Qaani, appointed as the deputy commander of the Quds Force in 1997, worked to back the Northern Alliance in the civil war against the Taliban in the 1990s at a time when the U.S. Central Intelligence Agency was trying to work with Alliance leader Ahmad Shah Massoud as well. Al Qaeda’s murder of Massoud two days before its September 11, 2001, attacks on the United States turned all these relationships upside down.
It’s not clear what role Qaani or Soleimani played at a time when Iran was cooperating with Washington to try to stabilize the Afghan situation in late 2001, but after then-President George W. Bush declared in early 2002 that Iran was part of the “Axis of Evil,” diplomatic rapprochement came to an end, and covert action, if it ever subsided, was renewed.
More recently, Qaani made some trips to Afghanistan when the Liwa Fatemiyoun, sometimes known as the Fatemiyoun Brigade or Afghan Hezbollah, were at their height in 2018. Organized four years earlier, they were deployed by Iran to fight in the Syria war supporting Tehran’s ally Bashar al-Assad. Qaani visited Kabul in 2018 and held talks with Afghan government leaders President Ashraf Ghani and Chief Executive Abdullah Abdullah, formerly of the Northern Alliance.
Following the signing of the peace accord forged in Doha, Qatar, the U.S. has struggled to push the peace process forward. The U.S. and NATO allies agreed to withdraw all troops within 14 months in return for security assurances by the Taliban that Afghanistan would not be allowed to become a launching pad for global terrorist attacks. The U.S. has to reduce its forces in Afghanistan from about 13,000 to 8,600 within the first 135 days of the accord, but as the New York Times reported last month, that schedule has been complicated by coronavirus and quarantine concerns.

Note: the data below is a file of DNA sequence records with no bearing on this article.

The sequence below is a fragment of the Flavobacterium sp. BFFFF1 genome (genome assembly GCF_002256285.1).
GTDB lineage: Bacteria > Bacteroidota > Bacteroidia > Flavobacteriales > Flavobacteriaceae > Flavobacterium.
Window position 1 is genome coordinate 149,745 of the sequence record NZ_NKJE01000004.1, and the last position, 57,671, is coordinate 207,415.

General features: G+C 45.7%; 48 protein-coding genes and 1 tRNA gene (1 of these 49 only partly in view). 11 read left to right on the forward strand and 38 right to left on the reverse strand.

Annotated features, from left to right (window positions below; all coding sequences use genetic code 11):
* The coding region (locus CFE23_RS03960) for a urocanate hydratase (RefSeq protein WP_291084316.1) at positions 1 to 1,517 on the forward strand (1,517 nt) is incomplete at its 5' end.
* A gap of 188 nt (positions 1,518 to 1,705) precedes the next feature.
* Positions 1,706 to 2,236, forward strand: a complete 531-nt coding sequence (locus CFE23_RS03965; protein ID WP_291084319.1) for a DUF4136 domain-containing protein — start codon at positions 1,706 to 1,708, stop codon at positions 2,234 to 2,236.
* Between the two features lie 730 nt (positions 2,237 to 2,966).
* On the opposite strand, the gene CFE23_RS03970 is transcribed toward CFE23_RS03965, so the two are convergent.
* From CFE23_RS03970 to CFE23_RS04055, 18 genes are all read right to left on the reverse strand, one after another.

On its face, the Quds Force-Taliban relationship is complicated given Iran’s previous backing for the Northern Alliance, but that was a long time ago, and ever since 9/11 Afghanistan has seen changing client and proxy relationships, some of them public, some not.
“An open alliance between Iran and the Taliban would surely be viewed as a betrayal by many Afghans, even if shifting alliances is the nature of Afghanistan,” Sam Hendricks of the Lowy Institute in Sydney told The Daily Beast.
“On the whole,” Hendricks said, “Iran has been remarkably restrained in its dealings in Afghanistan since 2001—and its own betrayal by the U.S. after Iranian support in defeating the Taliban and convening the Bonn process [to build a stable government], soon after which it was labeled part of the Axis of Evil.”
Now, said Hendricks, Iran “seems to have an opportunity to strike the U.S. at a very vulnerable point.”
Among Qaani’s tools are the thousands of fighters from the battle hardened Liwa Fatemiyoun, made up mainly of members of Afghanistan’s Shi’ite Hazara minority, in addition to any tacit or covert cooperation with the Taliban themselves.
More than in Iraq, more than in the waters of the Persian Gulf and Indian Ocean, Iran is positioned in its eastern neighbor to make the Americans suffer as they try to extract themselves. The only real question is whether Iran wants them out of Afghanistan sooner or later.